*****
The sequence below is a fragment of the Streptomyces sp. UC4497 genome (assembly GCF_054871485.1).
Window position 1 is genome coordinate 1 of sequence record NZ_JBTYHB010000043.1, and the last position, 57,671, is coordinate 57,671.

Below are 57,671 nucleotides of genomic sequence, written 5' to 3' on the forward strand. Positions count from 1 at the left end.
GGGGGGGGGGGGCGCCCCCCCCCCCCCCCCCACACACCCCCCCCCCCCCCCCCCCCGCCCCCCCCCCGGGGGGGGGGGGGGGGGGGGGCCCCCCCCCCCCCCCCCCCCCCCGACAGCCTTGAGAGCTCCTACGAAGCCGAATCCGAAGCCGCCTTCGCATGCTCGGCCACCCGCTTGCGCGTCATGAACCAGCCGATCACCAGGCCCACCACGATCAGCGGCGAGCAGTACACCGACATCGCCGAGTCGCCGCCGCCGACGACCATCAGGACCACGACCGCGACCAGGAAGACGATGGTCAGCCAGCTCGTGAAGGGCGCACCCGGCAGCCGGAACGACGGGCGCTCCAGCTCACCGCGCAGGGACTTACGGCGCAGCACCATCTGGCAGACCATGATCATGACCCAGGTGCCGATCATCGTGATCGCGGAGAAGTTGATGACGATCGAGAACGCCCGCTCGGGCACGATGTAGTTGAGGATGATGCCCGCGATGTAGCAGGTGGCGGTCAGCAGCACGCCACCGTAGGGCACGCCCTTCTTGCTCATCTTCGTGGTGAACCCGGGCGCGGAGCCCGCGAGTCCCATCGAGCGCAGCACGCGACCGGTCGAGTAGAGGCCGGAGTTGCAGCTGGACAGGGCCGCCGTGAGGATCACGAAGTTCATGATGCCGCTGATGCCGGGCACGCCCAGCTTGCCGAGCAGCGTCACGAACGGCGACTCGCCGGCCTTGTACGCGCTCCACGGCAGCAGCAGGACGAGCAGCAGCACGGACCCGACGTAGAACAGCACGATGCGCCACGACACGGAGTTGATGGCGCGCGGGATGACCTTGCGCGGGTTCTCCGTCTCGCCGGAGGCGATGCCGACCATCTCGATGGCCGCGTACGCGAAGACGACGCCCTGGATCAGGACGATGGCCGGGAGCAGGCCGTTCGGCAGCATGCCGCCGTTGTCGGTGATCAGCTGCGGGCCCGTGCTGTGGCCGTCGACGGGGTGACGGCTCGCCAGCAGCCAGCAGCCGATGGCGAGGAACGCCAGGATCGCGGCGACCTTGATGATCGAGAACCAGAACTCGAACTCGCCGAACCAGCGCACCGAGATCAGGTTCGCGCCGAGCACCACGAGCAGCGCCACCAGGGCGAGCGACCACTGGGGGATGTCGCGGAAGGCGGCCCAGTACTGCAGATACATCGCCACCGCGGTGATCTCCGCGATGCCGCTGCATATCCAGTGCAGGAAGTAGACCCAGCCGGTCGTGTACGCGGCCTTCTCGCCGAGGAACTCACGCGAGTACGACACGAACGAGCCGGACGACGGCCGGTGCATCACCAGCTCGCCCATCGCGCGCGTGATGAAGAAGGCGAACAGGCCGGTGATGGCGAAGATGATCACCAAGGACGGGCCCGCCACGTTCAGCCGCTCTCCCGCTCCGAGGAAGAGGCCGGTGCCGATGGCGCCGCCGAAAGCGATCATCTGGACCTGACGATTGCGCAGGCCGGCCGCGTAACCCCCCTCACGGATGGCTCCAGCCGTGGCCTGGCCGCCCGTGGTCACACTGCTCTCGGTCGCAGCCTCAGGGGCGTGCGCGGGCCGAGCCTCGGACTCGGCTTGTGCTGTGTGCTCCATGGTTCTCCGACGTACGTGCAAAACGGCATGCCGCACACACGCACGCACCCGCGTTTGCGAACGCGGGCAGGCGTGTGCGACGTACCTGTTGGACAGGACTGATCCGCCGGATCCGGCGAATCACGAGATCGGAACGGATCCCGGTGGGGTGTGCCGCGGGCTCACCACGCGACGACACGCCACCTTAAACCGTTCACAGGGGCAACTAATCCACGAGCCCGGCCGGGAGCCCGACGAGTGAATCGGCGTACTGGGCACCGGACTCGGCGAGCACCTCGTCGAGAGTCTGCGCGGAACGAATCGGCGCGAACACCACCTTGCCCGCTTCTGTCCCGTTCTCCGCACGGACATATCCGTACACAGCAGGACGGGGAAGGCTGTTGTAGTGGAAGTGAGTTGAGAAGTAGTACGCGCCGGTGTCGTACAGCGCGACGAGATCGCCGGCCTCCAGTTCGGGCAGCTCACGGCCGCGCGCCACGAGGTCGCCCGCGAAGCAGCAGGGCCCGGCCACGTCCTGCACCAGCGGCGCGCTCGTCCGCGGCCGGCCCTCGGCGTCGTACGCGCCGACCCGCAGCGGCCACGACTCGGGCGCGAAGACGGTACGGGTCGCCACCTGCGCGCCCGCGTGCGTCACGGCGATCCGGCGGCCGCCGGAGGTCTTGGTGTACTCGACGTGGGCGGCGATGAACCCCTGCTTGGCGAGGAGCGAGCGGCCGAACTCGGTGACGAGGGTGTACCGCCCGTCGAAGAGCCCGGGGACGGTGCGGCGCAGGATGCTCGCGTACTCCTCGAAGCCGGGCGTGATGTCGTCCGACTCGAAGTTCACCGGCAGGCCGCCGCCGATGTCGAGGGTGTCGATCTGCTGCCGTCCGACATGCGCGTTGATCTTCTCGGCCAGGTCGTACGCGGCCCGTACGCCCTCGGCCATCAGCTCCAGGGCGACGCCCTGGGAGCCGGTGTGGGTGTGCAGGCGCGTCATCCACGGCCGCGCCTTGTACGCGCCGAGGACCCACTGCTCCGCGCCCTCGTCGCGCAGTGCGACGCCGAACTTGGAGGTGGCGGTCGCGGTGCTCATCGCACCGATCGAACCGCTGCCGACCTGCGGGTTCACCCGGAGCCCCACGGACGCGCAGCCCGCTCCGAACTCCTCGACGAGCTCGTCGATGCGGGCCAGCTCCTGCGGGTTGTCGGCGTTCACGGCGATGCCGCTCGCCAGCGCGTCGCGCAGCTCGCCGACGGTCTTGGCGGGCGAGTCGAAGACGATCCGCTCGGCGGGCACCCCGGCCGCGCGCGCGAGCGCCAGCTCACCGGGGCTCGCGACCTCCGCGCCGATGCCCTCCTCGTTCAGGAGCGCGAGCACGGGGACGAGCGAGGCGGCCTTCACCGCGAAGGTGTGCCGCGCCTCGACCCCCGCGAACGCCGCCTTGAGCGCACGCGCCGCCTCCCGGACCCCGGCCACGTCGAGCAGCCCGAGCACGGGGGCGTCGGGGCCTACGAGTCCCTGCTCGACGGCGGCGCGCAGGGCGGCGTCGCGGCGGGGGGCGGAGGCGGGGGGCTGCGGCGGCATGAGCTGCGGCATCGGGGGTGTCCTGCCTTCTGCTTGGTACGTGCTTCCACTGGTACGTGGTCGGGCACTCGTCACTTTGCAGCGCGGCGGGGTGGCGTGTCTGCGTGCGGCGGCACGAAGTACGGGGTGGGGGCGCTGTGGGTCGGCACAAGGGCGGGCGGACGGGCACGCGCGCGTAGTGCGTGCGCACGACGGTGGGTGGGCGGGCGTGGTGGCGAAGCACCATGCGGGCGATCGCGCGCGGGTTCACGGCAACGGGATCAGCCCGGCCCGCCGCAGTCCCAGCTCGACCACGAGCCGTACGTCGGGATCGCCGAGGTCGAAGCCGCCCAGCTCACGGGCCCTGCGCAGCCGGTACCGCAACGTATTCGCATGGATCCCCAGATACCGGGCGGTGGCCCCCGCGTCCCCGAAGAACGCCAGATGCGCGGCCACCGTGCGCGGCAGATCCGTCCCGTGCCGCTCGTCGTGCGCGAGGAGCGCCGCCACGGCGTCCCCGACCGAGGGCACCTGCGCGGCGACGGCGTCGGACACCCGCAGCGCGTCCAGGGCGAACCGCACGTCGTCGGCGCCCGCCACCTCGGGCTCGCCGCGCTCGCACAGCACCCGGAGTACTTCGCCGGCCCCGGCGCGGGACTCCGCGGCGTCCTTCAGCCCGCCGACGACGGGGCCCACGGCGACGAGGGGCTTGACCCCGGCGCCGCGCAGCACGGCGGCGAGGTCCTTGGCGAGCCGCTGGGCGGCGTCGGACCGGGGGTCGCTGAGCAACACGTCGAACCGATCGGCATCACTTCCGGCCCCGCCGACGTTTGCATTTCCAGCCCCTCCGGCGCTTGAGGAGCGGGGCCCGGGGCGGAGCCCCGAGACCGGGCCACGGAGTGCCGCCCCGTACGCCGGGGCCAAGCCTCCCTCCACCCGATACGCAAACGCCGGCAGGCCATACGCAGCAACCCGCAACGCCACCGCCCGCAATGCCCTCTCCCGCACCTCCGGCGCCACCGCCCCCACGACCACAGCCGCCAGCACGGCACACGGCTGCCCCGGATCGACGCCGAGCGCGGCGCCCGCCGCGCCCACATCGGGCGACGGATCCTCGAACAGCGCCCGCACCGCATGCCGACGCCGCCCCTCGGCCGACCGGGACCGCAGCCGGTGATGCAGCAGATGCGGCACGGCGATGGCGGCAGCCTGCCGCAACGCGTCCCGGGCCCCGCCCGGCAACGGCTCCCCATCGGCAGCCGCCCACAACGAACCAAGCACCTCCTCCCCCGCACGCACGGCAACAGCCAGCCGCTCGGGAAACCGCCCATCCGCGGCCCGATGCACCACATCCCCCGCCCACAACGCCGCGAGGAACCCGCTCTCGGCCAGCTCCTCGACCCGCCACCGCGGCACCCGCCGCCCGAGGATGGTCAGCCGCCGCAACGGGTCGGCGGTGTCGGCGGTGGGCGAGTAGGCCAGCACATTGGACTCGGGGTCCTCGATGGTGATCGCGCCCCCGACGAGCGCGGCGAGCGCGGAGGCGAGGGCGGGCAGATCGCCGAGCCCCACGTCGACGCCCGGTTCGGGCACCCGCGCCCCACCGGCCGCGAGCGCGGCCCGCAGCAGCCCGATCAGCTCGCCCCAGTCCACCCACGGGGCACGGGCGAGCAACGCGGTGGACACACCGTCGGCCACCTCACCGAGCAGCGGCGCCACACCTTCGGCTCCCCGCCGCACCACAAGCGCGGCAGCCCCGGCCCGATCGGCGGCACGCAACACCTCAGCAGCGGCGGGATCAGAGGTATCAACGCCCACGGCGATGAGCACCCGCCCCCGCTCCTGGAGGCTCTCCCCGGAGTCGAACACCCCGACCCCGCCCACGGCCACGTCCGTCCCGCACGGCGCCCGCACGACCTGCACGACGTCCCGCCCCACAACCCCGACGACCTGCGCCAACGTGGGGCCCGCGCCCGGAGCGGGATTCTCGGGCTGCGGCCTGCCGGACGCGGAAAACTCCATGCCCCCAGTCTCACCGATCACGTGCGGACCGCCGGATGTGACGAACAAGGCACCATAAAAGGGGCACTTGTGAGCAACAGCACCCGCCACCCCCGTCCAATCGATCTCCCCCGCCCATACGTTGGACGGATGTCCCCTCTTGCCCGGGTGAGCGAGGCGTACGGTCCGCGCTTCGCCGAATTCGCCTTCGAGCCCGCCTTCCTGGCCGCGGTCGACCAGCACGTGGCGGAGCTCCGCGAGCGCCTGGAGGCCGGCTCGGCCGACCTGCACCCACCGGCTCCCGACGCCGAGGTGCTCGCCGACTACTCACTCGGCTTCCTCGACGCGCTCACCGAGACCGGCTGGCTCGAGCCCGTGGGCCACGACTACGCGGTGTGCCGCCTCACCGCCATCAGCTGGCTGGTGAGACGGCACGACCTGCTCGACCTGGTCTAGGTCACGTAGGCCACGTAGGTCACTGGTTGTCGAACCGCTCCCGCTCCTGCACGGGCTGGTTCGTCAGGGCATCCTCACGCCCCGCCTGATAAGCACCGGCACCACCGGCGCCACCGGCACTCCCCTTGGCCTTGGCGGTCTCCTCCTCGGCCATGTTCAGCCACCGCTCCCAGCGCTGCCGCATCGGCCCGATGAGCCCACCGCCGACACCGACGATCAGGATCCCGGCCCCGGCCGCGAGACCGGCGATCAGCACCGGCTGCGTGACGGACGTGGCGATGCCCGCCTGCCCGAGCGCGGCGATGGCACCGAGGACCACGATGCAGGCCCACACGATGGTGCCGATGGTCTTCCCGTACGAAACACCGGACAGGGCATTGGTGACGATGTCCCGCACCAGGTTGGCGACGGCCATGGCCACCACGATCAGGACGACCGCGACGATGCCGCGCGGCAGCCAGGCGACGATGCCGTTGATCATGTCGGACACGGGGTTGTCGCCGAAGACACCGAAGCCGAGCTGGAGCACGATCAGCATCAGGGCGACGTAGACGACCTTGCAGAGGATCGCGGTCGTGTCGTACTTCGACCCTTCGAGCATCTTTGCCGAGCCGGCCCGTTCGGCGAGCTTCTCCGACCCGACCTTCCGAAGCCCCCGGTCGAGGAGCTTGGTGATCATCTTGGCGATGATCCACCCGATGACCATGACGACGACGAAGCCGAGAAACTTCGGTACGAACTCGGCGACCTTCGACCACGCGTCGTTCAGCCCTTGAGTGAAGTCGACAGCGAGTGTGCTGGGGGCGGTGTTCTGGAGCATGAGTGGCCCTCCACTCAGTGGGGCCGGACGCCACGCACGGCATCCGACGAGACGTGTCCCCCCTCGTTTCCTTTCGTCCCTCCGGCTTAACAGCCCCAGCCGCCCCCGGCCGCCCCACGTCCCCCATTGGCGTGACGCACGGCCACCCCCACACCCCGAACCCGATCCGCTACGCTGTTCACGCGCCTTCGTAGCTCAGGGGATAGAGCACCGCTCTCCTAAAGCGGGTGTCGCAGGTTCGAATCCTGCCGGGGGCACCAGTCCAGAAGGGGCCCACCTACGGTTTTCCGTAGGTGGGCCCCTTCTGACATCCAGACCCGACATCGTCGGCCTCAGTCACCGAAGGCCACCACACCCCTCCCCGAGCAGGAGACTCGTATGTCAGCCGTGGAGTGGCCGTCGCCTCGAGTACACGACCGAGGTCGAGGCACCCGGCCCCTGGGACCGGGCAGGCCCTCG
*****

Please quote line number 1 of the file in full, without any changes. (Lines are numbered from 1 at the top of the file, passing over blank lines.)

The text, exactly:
The sequence below is a fragment of the Streptomyces sp. UC4497 genome (assembly GCF_054871485.1).